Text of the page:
Written on: August 1, 2022 by Molly Blessing
When Shakespeare wrote “What’s in a name? That which we call a rose by any other name would smell as sweet,” he asked his audience to question what relevance a name has to the entity it describes. The importance of naming has been highlighted as markets across the globe develop new strategies to reduce the environmental and social impacts of products and define their approaches to sustainability. This recent interest has us asking: What truly defines sustainable chemistry? Does changing the name or definition of sustainable chemistry make a chemical any more or less “Green”?
Whether we call chemistry that is protective of human health and the environment “sustainable chemistry,” “Green chemistry” or something else entirely is certainly of less importance than promoting its widespread adoption. For example, during past negotiations to pass legislation in the U.S. that would develop a program to support this approach to chemistry, the name of the program was changed from “Green” to “sustainable” chemistry as part of a political decision to increase legislative backing, though the intent of what the program would support was the same.i Today, people often refer to “Green and sustainable” chemistry without distinguishing between them to account for different names preferred by different groups.
Increasingly, however, governments are using the name “sustainable chemistry” and there is value to defining what this means—although it shouldn’t be so rigid as to inhibit innovation or growth. Sustainable chemistry is not an object with set qualities. The way we define it sets the boundaries for what types of research and programs receive government funding and political support, how progress is measured, as well as coordination with other stakeholders.
Green chemistry has a well-established definition based on 12 principles of design.ii However, there is a growing feeling that “Green” and “sustainable” chemistry are not the same, despite the two terms often being interchanged. Some have raised concerns that the 12 principles are too narrow a definition for sustainable chemistry, that they focus predominantly on molecular design rather than systems and life cycle thinking, lack an interdisciplinary perspective or don’t include consideration of economic impacts.
The Organization for Economic Cooperation & Development (OECD), the European Union (EU), and the U.S., as well as a multitude of non-governmental stakeholders, have all explored or are currently exploring the question of how to define sustainable chemistry, including to what degree the 12 principles of Green chemistry should be incorporated. One of these non-governmental stakeholders is the Green Chemistry & Commerce Council (GC3), a business-to-business forum operating out of the University of Massachusetts Lowell that works to accelerate the development and commercialization of Green and sustainable chemistry solutions.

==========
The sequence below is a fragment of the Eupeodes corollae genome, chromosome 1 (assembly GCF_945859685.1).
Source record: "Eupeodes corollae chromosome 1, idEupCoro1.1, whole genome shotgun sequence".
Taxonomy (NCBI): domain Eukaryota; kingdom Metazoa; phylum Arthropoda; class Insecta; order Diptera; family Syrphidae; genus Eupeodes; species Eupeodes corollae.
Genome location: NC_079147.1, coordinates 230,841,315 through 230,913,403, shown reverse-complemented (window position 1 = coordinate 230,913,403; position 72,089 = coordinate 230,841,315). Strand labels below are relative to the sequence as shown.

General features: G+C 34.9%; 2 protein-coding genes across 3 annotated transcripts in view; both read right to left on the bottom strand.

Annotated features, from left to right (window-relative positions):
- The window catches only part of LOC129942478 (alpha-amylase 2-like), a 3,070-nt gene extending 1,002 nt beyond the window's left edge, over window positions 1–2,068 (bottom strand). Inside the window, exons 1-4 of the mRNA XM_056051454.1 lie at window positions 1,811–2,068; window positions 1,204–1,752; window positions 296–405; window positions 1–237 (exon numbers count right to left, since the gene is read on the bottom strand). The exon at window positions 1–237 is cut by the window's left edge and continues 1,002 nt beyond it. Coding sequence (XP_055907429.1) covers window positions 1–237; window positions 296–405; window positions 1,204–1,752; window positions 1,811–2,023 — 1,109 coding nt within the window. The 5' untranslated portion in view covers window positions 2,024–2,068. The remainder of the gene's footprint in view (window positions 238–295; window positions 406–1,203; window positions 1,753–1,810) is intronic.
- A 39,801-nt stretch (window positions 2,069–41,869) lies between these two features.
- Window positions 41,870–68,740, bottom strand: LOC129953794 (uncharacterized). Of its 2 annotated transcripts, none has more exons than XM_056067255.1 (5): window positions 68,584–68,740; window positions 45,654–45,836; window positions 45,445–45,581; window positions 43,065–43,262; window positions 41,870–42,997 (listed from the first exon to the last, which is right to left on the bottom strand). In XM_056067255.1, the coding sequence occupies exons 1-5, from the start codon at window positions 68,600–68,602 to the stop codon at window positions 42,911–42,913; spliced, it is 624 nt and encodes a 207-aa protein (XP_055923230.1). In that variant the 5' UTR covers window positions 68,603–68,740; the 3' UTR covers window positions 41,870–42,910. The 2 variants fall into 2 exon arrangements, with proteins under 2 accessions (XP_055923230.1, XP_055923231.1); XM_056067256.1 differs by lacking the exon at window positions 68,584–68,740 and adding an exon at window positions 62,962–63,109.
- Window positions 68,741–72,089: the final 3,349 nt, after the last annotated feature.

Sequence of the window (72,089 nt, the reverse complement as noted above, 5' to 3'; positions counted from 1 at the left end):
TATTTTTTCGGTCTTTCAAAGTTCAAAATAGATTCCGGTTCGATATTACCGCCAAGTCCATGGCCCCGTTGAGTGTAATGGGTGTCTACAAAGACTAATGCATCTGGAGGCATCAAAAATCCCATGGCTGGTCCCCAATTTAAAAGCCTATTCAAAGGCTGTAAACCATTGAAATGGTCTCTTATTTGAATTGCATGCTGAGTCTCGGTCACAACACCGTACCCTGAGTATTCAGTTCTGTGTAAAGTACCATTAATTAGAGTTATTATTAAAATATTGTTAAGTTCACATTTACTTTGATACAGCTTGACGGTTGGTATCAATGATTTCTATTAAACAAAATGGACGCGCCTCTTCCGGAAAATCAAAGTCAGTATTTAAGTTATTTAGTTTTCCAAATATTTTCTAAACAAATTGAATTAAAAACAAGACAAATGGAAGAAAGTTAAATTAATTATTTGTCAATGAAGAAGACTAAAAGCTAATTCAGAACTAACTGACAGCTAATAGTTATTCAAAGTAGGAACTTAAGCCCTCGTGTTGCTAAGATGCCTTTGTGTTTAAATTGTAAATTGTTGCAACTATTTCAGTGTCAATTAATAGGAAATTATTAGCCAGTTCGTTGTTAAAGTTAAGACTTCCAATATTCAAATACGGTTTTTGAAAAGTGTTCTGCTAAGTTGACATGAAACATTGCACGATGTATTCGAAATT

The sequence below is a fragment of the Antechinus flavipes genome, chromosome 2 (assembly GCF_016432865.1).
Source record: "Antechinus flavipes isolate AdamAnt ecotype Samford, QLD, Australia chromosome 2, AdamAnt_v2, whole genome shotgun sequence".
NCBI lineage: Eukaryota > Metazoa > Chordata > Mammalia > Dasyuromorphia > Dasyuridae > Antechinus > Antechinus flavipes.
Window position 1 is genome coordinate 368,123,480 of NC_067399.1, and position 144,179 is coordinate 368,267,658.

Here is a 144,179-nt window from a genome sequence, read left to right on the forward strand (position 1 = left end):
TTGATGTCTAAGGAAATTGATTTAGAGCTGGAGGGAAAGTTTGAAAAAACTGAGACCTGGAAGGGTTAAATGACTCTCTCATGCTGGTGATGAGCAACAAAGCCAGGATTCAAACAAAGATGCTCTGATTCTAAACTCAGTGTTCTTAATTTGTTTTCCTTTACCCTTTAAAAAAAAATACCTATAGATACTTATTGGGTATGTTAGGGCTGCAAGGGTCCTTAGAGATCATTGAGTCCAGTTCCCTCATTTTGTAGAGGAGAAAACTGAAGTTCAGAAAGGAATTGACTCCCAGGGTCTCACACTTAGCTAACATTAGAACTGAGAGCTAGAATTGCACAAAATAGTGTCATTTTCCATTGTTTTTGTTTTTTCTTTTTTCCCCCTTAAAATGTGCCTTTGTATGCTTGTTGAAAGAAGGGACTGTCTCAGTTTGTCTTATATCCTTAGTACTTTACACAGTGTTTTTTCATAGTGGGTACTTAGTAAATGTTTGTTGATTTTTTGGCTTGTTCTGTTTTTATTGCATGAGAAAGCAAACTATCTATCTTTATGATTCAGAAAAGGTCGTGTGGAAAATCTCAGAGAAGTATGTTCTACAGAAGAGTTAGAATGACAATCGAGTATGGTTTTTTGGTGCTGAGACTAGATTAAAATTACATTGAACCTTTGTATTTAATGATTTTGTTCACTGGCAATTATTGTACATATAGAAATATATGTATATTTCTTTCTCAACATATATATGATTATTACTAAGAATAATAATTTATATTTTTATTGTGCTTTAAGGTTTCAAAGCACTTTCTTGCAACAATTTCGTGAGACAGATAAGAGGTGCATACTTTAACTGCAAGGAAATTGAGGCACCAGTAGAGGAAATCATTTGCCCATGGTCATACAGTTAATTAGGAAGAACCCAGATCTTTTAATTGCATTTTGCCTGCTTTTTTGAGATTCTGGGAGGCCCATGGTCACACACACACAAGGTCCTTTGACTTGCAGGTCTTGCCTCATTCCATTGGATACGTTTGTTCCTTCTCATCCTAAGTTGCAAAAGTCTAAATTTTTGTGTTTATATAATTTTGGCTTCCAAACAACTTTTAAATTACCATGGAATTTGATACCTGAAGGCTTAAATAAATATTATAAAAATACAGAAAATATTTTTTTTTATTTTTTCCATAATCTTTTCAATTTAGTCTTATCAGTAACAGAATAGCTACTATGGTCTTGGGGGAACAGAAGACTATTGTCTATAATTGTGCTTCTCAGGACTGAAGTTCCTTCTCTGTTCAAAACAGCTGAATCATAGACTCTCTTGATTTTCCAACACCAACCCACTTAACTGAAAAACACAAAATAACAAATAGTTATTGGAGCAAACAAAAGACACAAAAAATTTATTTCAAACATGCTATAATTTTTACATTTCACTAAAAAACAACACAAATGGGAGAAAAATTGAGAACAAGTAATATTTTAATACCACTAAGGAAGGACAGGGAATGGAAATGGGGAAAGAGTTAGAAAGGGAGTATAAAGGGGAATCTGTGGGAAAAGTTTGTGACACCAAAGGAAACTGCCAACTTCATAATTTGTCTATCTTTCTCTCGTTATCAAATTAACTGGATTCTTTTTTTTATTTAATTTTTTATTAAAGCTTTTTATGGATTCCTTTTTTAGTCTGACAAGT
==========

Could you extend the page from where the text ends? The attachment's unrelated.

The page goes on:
The OECD has settled on a broad, multi-part definition that focuses on improving “the efficiency with which natural resources are used to meet human needs for chemical products and services;” explicitly encompasses design, manufacture and use; and includes both environmental and social benefits.iii
GC3 has developed a separate definition that acknowledges the need for trade-offs and explicitly encompasses development, demonstration and commercialization, along with design and use.
The EU has not come out with a formal definition, but the EU’s Chemicals Strategy for Sustainabilityiv provides some indications. Its strategy includes several key actions related to banning and/or limiting the use of hazardous chemicals. Also included is the development of criteria for chemicals to be considered safe and sustainable by design throughout their life cycle. It’s fair to say that hazard and life cycle impacts are important components of what constitutes a sustainable chemical for the EU. Interested stakeholders should keep an eye on the progress of developing and finalizing the “safe and sustainable by design” criteria.
The U.S. is under a statutory mandate to develop a definition of “sustainable chemistry” as part of the Sustainable Chemistry Research & Development Act, which was enacted through the National Defense Authorization Act for Fiscal Year 2021. The White House Office of Science & Technology Policy (OSTP) recently put out a Request for Information,v inviting interested stakeholders to weigh in on what the definition should be and on a variety of related topics, including overlap with Green chemistry, technologies and research areas that should be prioritized for Federal attention, and Federal policy changes that could promote sustainable chemistry. The Household & Commercial Products Association (HCPA) was one of many stakeholders that submitted comments; the comment period closed on June 3 and OSTP is now reviewing the comments received.
While “Green chemistry” and “sustainable chemistry” are similar, the use of “sustainable chemistry” is trending upwards and there is a growing belief that “Green” chemistry and “sustainable” chemistry are not the same. The OECD and GC3 have both developed definitions of sustainable chemistry that are indicative of how government and industry are thinking about the concept. The EU and the U.S. haven’t developed formal definitions as of yet but are in the process of doing so. It may not be Shakespeare, but it’s important for businesses to stay informed about how major regulatory regimes are defining sustainable chemistry. This understanding will drastically impact which chemistries and technologies can receive future financial or political support from the government and will influence regulation for those considered less sustainable.
To discuss further or get involved, contact me at email@example.com. SPRAY